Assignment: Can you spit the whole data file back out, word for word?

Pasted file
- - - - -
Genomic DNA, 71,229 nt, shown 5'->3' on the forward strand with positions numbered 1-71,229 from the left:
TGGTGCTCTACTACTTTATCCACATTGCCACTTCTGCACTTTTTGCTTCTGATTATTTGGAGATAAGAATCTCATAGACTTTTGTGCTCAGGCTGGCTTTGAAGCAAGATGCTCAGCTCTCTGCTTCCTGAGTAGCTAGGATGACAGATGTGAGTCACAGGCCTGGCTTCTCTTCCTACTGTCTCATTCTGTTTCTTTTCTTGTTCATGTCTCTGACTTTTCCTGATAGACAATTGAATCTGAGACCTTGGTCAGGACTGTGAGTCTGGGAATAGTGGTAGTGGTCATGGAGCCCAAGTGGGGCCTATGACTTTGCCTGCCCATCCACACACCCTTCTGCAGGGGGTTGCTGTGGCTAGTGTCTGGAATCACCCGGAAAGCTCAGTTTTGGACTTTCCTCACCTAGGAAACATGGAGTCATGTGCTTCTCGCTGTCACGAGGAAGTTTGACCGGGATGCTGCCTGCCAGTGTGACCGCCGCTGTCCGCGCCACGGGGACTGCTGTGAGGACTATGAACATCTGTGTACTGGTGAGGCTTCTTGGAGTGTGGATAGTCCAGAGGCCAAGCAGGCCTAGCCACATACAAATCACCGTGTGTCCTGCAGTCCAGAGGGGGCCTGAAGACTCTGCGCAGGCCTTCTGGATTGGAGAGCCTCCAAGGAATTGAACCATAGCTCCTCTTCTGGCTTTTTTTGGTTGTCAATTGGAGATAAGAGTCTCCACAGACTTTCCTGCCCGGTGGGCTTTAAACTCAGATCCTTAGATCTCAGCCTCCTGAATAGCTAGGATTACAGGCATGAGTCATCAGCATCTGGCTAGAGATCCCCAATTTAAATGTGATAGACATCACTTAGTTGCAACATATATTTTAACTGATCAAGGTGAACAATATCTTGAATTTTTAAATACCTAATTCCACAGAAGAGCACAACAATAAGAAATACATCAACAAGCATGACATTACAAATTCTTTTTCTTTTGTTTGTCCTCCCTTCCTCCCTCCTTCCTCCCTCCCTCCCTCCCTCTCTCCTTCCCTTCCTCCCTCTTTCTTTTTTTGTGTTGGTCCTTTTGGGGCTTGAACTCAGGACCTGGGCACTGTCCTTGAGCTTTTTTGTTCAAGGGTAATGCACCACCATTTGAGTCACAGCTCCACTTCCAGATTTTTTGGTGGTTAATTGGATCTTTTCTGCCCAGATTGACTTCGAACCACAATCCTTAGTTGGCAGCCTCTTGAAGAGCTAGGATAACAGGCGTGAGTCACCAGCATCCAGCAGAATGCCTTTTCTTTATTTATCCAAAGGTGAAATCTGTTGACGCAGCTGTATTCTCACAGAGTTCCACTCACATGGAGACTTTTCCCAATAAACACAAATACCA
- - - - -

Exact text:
Genomic DNA, 71,229 nt, shown 5'->3' on the forward strand with positions numbered 1-71,229 from the left:
TGGTGCTCTACTACTTTATCCACATTGCCACTTCTGCACTTTTTGCTTCTGATTATTTGGAGATAAGAATCTCATAGACTTTTGTGCTCAGGCTGGCTTTGAAGCAAGATGCTCAGCTCTCTGCTTCCTGAGTAGCTAGGATGACAGATGTGAGTCACAGGCCTGGCTTCTCTTCCTACTGTCTCATTCTGTTTCTTTTCTTGTTCATGTCTCTGACTTTTCCTGATAGACAATTGAATCTGAGACCTTGGTCAGGACTGTGAGTCTGGGAATAGTGGTAGTGGTCATGGAGCCCAAGTGGGGCCTATGACTTTGCCTGCCCATCCACACACCCTTCTGCAGGGGGTTGCTGTGGCTAGTGTCTGGAATCACCCGGAAAGCTCAGTTTTGGACTTTCCTCACCTAGGAAACATGGAGTCATGTGCTTCTCGCTGTCACGAGGAAGTTTGACCGGGATGCTGCCTGCCAGTGTGACCGCCGCTGTCCGCGCCACGGGGACTGCTGTGAGGACTATGAACATCTGTGTACTGGTGAGGCTTCTTGGAGTGTGGATAGTCCAGAGGCCAAGCAGGCCTAGCCACATACAAATCACCGTGTGTCCTGCAGTCCAGAGGGGGCCTGAAGACTCTGCGCAGGCCTTCTGGATTGGAGAGCCTCCAAGGAATTGAACCATAGCTCCTCTTCTGGCTTTTTTTGGTTGTCAATTGGAGATAAGAGTCTCCACAGACTTTCCTGCCCGGTGGGCTTTAAACTCAGATCCTTAGATCTCAGCCTCCTGAATAGCTAGGATTACAGGCATGAGTCATCAGCATCTGGCTAGAGATCCCCAATTTAAATGTGATAGACATCACTTAGTTGCAACATATATTTTAACTGATCAAGGTGAACAATATCTTGAATTTTTAAATACCTAATTCCACAGAAGAGCACAACAATAAGAAATACATCAACAAGCATGACATTACAAATTCTTTTTCTTTTGTTTGTCCTCCCTTCCTCCCTCCTTCCTCCCTCCCTCCCTCCCTCTCTCCTTCCCTTCCTCCCTCTTTCTTTTTTTGTGTTGGTCCTTTTGGGGCTTGAACTCAGGACCTGGGCACTGTCCTTGAGCTTTTTTGTTCAAGGGTAATGCACCACCATTTGAGTCACAGCTCCACTTCCAGATTTTTTGGTGGTTAATTGGATCTTTTCTGCCCAGATTGACTTCGAACCACAATCCTTAGTTGGCAGCCTCTTGAAGAGCTAGGATAACAGGCGTGAGTCACCAGCATCCAGCAGAATGCCTTTTCTTTATTTATCCAAAGGTGAAATCTGTTGACGCAGCTGTATTCTCACAGAGTTCCACTCACATGGAGACTTTTCCCAATAAACACAAATACCA